(WASHINGTON) – Last year was the ninth-warmest year on Earth since 1880, continuing a trend “in which nine of the 10 warmest years in the modern meteorological record have occurred since the year 2000,” NASA scientists said Thursday.
“We know the planet is absorbing more energy than it is emitting,” said James E. Hansen, director of NASA’s Goddard Institute for Space Studies. “So we are continuing to see a trend toward higher temperatures. Even with the cooling effects of a strong La Nina influence and low solar activity for the past several years, 2011 was one of the 10 warmest years on record.”
NASA says 2011 was 0.22 degrees Fahrenheit hotter than 2010, the warmest year on GISS’ record.
“Higher temperatures today are largely sustained by increased atmospheric concentrations of greenhouse gases, especially carbon dioxide,” NASA said in a news release. “These gases absorb infrared radiation emitted by Earth and release that energy into the atmosphere rather than allowing it to escape to space. As their atmospheric concentration has increased, the amount of energy ‘trapped’ by these gases has led to higher temperatures.”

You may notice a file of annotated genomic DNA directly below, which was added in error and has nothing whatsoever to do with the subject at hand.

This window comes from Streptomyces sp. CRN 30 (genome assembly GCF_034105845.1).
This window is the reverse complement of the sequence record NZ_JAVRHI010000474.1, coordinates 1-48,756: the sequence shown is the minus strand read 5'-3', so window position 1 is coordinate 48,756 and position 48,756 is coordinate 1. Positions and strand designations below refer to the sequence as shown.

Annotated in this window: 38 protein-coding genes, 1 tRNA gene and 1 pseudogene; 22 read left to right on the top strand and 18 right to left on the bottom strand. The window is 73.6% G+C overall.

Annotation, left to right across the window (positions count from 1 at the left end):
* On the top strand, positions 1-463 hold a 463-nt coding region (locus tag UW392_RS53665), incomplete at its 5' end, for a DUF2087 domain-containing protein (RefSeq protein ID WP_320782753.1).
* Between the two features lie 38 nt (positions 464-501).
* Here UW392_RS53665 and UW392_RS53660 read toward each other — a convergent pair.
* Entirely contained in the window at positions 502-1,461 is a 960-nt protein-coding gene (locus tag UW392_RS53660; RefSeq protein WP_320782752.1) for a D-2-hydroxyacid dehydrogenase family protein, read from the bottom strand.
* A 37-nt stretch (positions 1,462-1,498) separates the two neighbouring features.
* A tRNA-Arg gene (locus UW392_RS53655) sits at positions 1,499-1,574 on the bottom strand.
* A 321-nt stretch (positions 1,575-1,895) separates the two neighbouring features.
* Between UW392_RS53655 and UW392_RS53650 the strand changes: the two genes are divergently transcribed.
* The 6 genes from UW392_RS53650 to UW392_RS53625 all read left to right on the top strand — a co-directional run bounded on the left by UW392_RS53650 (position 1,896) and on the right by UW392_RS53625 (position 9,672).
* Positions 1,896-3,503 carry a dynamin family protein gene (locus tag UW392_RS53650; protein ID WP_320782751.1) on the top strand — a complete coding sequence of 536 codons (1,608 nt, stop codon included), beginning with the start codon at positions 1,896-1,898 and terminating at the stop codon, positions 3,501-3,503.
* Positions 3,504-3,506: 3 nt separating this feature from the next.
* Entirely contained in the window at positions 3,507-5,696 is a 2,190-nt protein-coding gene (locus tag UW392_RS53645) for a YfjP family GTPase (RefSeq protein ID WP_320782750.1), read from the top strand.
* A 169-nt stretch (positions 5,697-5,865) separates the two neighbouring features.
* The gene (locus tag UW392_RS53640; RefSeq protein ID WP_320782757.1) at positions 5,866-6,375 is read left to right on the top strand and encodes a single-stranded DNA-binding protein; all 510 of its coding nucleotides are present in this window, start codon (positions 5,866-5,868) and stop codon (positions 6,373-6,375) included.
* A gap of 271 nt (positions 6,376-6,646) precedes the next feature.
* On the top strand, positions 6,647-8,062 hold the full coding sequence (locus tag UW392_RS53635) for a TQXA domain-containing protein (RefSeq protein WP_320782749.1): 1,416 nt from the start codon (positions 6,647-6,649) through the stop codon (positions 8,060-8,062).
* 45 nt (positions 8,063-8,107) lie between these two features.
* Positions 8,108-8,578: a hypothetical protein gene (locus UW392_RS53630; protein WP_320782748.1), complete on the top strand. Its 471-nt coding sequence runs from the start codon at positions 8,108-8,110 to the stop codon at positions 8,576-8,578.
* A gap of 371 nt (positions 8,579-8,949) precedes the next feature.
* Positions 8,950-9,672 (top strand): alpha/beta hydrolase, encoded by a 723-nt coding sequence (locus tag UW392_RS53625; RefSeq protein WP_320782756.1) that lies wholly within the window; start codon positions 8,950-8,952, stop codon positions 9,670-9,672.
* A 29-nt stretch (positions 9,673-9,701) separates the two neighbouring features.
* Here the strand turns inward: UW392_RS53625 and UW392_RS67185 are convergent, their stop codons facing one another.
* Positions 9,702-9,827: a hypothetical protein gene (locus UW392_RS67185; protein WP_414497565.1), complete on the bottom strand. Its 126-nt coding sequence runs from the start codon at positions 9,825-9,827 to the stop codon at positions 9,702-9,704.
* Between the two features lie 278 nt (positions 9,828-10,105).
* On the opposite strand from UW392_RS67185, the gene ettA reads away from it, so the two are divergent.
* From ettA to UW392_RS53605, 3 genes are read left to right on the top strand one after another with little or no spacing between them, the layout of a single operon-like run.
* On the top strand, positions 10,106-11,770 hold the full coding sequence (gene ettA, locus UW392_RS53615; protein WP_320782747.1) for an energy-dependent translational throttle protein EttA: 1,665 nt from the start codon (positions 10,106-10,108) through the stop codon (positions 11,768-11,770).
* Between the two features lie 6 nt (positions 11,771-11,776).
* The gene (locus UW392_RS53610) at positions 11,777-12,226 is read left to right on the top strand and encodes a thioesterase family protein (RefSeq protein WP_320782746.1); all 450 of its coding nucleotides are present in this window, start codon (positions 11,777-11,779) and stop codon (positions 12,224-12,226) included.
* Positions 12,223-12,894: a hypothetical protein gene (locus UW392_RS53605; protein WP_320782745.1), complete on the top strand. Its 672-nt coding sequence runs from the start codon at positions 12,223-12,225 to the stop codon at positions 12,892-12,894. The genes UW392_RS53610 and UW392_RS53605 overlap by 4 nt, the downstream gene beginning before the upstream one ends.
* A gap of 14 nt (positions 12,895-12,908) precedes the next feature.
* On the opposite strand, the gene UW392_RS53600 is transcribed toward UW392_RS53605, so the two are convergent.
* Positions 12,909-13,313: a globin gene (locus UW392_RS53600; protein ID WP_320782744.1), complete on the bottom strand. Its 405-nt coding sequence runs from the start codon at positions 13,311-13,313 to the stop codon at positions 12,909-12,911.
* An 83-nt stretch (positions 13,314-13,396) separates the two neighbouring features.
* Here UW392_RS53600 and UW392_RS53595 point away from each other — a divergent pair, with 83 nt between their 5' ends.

Scientists and politicians alike have long debated whether or not global warming actually exists, and the degree to which increasing temperatures could affect human life.
Copyright 2012 ABC News Radio
Jennifer Graham, Deseret News